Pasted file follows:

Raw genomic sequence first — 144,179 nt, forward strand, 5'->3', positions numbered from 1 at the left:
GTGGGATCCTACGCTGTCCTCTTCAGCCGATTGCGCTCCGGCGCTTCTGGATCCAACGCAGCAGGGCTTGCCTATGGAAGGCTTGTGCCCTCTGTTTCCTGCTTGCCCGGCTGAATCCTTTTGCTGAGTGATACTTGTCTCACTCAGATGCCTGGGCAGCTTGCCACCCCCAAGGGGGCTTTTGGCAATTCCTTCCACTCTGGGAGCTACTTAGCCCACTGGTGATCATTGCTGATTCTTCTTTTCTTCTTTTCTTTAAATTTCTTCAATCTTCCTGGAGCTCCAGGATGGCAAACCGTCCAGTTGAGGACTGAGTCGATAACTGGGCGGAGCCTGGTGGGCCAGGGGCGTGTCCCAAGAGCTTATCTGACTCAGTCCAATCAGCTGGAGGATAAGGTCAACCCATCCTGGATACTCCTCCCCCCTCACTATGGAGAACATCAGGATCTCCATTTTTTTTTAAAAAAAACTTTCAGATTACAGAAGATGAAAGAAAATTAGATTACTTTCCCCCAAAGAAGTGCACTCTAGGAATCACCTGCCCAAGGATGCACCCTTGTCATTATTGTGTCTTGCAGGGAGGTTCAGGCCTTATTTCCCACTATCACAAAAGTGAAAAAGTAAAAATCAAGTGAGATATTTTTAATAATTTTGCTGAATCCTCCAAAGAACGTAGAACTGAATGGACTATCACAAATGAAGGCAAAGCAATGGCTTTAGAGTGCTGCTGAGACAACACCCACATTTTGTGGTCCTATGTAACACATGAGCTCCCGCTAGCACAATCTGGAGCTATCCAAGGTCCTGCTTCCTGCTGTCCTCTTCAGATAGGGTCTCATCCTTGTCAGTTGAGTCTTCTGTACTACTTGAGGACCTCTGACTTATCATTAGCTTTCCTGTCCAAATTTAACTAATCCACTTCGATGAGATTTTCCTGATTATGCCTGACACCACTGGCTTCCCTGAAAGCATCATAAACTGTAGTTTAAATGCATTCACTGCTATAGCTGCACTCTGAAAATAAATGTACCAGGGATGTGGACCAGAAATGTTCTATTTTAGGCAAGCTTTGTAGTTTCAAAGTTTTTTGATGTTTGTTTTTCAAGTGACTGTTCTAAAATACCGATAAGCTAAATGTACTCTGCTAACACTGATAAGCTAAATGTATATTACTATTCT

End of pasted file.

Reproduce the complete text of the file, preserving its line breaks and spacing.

Raw genomic sequence first — 144,179 nt, forward strand, 5'->3', positions numbered from 1 at the left:
GTGGGATCCTACGCTGTCCTCTTCAGCCGATTGCGCTCCGGCGCTTCTGGATCCAACGCAGCAGGGCTTGCCTATGGAAGGCTTGTGCCCTCTGTTTCCTGCTTGCCCGGCTGAATCCTTTTGCTGAGTGATACTTGTCTCACTCAGATGCCTGGGCAGCTTGCCACCCCCAAGGGGGCTTTTGGCAATTCCTTCCACTCTGGGAGCTACTTAGCCCACTGGTGATCATTGCTGATTCTTCTTTTCTTCTTTTCTTTAAATTTCTTCAATCTTCCTGGAGCTCCAGGATGGCAAACCGTCCAGTTGAGGACTGAGTCGATAACTGGGCGGAGCCTGGTGGGCCAGGGGCGTGTCCCAAGAGCTTATCTGACTCAGTCCAATCAGCTGGAGGATAAGGTCAACCCATCCTGGATACTCCTCCCCCCTCACTATGGAGAACATCAGGATCTCCATTTTTTTTTAAAAAAAACTTTCAGATTACAGAAGATGAAAGAAAATTAGATTACTTTCCCCCAAAGAAGTGCACTCTAGGAATCACCTGCCCAAGGATGCACCCTTGTCATTATTGTGTCTTGCAGGGAGGTTCAGGCCTTATTTCCCACTATCACAAAAGTGAAAAAGTAAAAATCAAGTGAGATATTTTTAATAATTTTGCTGAATCCTCCAAAGAACGTAGAACTGAATGGACTATCACAAATGAAGGCAAAGCAATGGCTTTAGAGTGCTGCTGAGACAACACCCACATTTTGTGGTCCTATGTAACACATGAGCTCCCGCTAGCACAATCTGGAGCTATCCAAGGTCCTGCTTCCTGCTGTCCTCTTCAGATAGGGTCTCATCCTTGTCAGTTGAGTCTTCTGTACTACTTGAGGACCTCTGACTTATCATTAGCTTTCCTGTCCAAATTTAACTAATCCACTTCGATGAGATTTTCCTGATTATGCCTGACACCACTGGCTTCCCTGAAAGCATCATAAACTGTAGTTTAAATGCATTCACTGCTATAGCTGCACTCTGAAAATAAATGTACCAGGGATGTGGACCAGAAATGTTCTATTTTAGGCAAGCTTTGTAGTTTCAAAGTTTTTTGATGTTTGTTTTTCAAGTGACTGTTCTAAAATACCGATAAGCTAAATGTACTCTGCTAACACTGATAAGCTAAATGTATATTACTATTCT